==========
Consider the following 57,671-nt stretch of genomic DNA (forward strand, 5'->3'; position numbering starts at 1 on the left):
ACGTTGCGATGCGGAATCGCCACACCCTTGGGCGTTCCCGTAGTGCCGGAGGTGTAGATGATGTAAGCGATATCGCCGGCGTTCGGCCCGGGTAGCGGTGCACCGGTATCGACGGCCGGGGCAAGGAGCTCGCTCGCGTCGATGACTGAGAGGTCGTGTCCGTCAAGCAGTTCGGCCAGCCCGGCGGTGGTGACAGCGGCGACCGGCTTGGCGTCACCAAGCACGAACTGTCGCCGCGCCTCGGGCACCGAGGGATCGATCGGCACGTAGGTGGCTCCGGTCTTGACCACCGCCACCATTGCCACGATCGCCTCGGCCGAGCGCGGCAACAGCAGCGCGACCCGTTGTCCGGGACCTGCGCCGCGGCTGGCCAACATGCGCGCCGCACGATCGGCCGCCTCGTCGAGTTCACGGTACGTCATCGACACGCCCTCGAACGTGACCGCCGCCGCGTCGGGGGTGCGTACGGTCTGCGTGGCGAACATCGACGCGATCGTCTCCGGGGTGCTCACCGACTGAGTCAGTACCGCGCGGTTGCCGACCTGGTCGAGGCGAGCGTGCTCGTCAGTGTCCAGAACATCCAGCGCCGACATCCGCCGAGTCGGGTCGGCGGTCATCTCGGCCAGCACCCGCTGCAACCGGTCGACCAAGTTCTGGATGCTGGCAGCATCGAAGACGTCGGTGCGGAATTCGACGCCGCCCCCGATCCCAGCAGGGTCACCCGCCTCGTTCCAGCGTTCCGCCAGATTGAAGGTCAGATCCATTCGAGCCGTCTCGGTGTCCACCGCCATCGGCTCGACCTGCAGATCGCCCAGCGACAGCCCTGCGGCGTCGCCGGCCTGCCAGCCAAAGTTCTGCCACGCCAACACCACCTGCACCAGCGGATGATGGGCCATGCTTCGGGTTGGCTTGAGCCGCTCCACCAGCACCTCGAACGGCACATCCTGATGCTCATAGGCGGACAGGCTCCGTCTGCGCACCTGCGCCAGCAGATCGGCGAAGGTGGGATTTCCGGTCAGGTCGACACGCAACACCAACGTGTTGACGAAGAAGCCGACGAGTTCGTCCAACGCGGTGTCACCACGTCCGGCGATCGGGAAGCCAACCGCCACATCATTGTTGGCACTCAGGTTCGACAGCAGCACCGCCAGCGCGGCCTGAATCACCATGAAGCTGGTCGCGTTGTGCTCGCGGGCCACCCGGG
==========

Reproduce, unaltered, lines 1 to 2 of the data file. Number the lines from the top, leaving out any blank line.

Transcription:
Consider the following 57,671-nt stretch of genomic DNA (forward strand, 5'->3'; position numbering starts at 1 on the left):
ACGTTGCGATGCGGAATCGCCACACCCTTGGGCGTTCCCGTAGTGCCGGAGGTGTAGATGATGTAAGCGATATCGCCGGCGTTCGGCCCGGGTAGCGGTGCACCGGTATCGACGGCCGGGGCAAGGAGCTCGCTCGCGTCGATGACTGAGAGGTCGTGTCCGTCAAGCAGTTCGGCCAGCCCGGCGGTGGTGACAGCGGCGACCGGCTTGGCGTCACCAAGCACGAACTGTCGCCGCGCCTCGGGCACCGAGGGATCGATCGGCACGTAGGTGGCTCCGGTCTTGACCACCGCCACCATTGCCACGATCGCCTCGGCCGAGCGCGGCAACAGCAGCGCGACCCGTTGTCCGGGACCTGCGCCGCGGCTGGCCAACATGCGCGCCGCACGATCGGCCGCCTCGTCGAGTTCACGGTACGTCATCGACACGCCCTCGAACGTGACCGCCGCCGCGTCGGGGGTGCGTACGGTCTGCGTGGCGAACATCGACGCGATCGTCTCCGGGGTGCTCACCGACTGAGTCAGTACCGCGCGGTTGCCGACCTGGTCGAGGCGAGCGTGCTCGTCAGTGTCCAGAACATCCAGCGCCGACATCCGCCGAGTCGGGTCGGCGGTCATCTCGGCCAGCACCCGCTGCAACCGGTCGACCAAGTTCTGGATGCTGGCAGCATCGAAGACGTCGGTGCGGAATTCGACGCCGCCCCCGATCCCAGCAGGGTCACCCGCCTCGTTCCAGCGTTCCGCCAGATTGAAGGTCAGATCCATTCGAGCCGTCTCGGTGTCCACCGCCATCGGCTCGACCTGCAGATCGCCCAGCGACAGCCCTGCGGCGTCGCCGGCCTGCCAGCCAAAGTTCTGCCACGCCAACACCACCTGCACCAGCGGATGATGGGCCATGCTTCGGGTTGGCTTGAGCCGCTCCACCAGCACCTCGAACGGCACATCCTGATGCTCATAGGCGGACAGGCTCCGTCTGCGCACCTGCGCCAGCAGATCGGCGAAGGTGGGATTTCCGGTCAGGTCGACACGCAACACCAACGTGTTGACGAAGAAGCCGACGAGTTCGTCCAACGCGGTGTCACCACGTCCGGCGATCGGGAAGCCAACCGCCACATCATTGTTGGCACTCAGGTTCGACAGCAGCACCGCCAGCGCGGCCTGAATCACCATGAAGCTGGTCGCGTTGTGCTCGCGGGCCACCCGGG